Types of PTZ Cameras

Last Updated: June 20, 2022
In the market for a PTZ camera? Learn about the different types of PTZ cameras, including 4k PTZ cameras, and their uses.
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If you’re just getting started with live streaming or video production, you may be wondering: What is a PTZ camera? Used for video conferencing, live streaming and even security purposes, PTZ cameras have mechanical parts that allow them to pan, tilt and zoom (PTZ).

In addition, these cameras can be controlled remotely, which is a big part of their appeal.

If you’re thinking about investing in a PTZ camera, it’s important to understand the types that are available.

Knowing your options will help you choose the best PTZ camera for your needs and budget.

PTZ Cameras with HDMI

Many PTZ cameras have HDMI connectivity, which is convenient. In addition, most consumer electronics (televisions, monitors, capture cards, etc.) have HDMI ports, which makes it even easier to use these cameras.

HDMI can support resolutions up to 4K, but there are limitations. For example, after 50 feet, the signal starts to degrade.

PTZ cameras with HDMI outputs are ideal for video conferencing, but they can also be used for classroom instruction and even live streaming.

4K PTZ Camera

If you want to film in ultra-high definition, you’ll need a 4K PTZ camera. These cameras are capable of live streaming in 4K, and they typically support the NDI-HX video standard.

Many also allow you to capture live RTMP streaming and stream on multiple outputs simultaneously.

For crystal clear videos, 4K is the best choice. You can find 4K variations of many of the types of PTZ cameras on this list.


PTZ Cameras with USB

Plug-and-play PTZ cameras have USB connectivity, which makes it easy to connect to virtually any device.

As a result, they work with most video production programs and live streaming platforms.

With a USB-enabled camera, the Universal Video Codec, or UVC, protocol allows you to control the camera. Unfortunately, UVC doesn’t work with live streaming or video production software.

While easy and convenient, USB also has other limitations.

For example, USB ports have very limited bandwidth, so they’re not ideal for high-definition video.

PTZOptics with IP Connectivity

PTZ cameras that don’t have HDMI connectivity usually have IP connectivity. They can use WiFi or Power over Ethernet (PoE).

  • PoE cameras offer a longer connection distance. In addition to low-latency IP video, an ethernet cord will also power your camera (using a PoE switch) and give you greater camera control.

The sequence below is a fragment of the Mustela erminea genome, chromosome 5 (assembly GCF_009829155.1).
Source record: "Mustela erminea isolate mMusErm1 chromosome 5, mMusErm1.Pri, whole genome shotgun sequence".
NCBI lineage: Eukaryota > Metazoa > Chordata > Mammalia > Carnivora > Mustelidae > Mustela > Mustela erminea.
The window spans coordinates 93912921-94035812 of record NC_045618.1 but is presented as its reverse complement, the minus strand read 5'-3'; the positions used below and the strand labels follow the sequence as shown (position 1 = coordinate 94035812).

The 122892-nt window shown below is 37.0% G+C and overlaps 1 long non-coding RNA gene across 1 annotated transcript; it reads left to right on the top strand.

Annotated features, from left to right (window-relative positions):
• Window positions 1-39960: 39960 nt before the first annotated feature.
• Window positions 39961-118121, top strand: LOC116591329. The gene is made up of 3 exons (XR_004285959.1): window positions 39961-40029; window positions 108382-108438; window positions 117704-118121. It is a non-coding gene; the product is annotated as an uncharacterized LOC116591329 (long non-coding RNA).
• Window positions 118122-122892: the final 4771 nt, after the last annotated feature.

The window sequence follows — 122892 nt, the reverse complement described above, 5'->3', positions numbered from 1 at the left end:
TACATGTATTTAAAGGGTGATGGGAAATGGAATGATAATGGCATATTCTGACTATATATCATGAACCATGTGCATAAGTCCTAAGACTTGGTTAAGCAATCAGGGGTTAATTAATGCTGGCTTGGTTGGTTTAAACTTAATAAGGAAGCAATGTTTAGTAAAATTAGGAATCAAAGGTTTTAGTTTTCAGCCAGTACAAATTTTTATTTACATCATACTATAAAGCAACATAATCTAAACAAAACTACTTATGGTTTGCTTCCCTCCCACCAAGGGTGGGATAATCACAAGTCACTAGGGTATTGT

• WiFi cameras connect wirelessly, but you’ll need a strong WiFi connection to prevent lag and preserve video quality. WiFi PTZ cameras are ideal for situations where you cannot run wires, such as in an outdoor space.

Many PTZ cameras have a new video standard called NDI, which allows for easy IP video connectivity with live streaming solutions like TriCaster, MimoLive and more.

This is the ideal type of PTZ camera for live streaming. Ideally, you want a model that’s capable of streaming in 4K for a crystal-clear picture.

PTZ Analog

PTZ cameras also come in analog format, or CCTV. As you may have guessed, these cameras use analog video signals and connect to DVRs (digital video recorders) using coaxial cables.

Analog PTZ cameras are usually used in security because they’re incapable of transmitting data on their own and must be connected to a DVR to capture the footage.

cctv camera

Outdoor PTZ Camera

An outdoor PTZ camera is built to withstand the elements, so it can handle extreme temperatures, rain, snow – you name it.

These cameras usually have protective casings. It’s important to pay attention to the IP rating, as this indicates the level of protection against the elements.

Outdoor PTZ cameras are typically used for security purposes, but they’re also used when filming sports events, wildlife and other outdoor filming.

Some people place broadcast-quality cameras inside of camera enclosures to protect them during outdoor use.

But it’s important to remember that these cameras weren’t designed for this purpose, and you’ll need a reliable, durable and quality enclosure to give your camera the protection it needs.

Final Thoughts

When buying a PTZ camera, you’ll find that you have many options. Most importantly, you’ll need to determine which type of connectivity you prefer.

You’ll also need to consider whether the resolution will meet your quality standards. Finally, if you’re live streaming, the camera will need to be capable of connecting to your preferred live streaming solution.

If you enjoyed this article on PTZ cameras you’ll probably enjoy our extensive technology section which covers everything new in the world of technology.

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Written by Geoffrey Poole

Hey Geoffrey here, I’ve been into technology and the internet ever since I can remember. I enjoy writing articles about emerging technology, social media and business. But sometimes feel inspired to cover other topics too. My aim is to make complex topics digestible and easy for anyone to understand.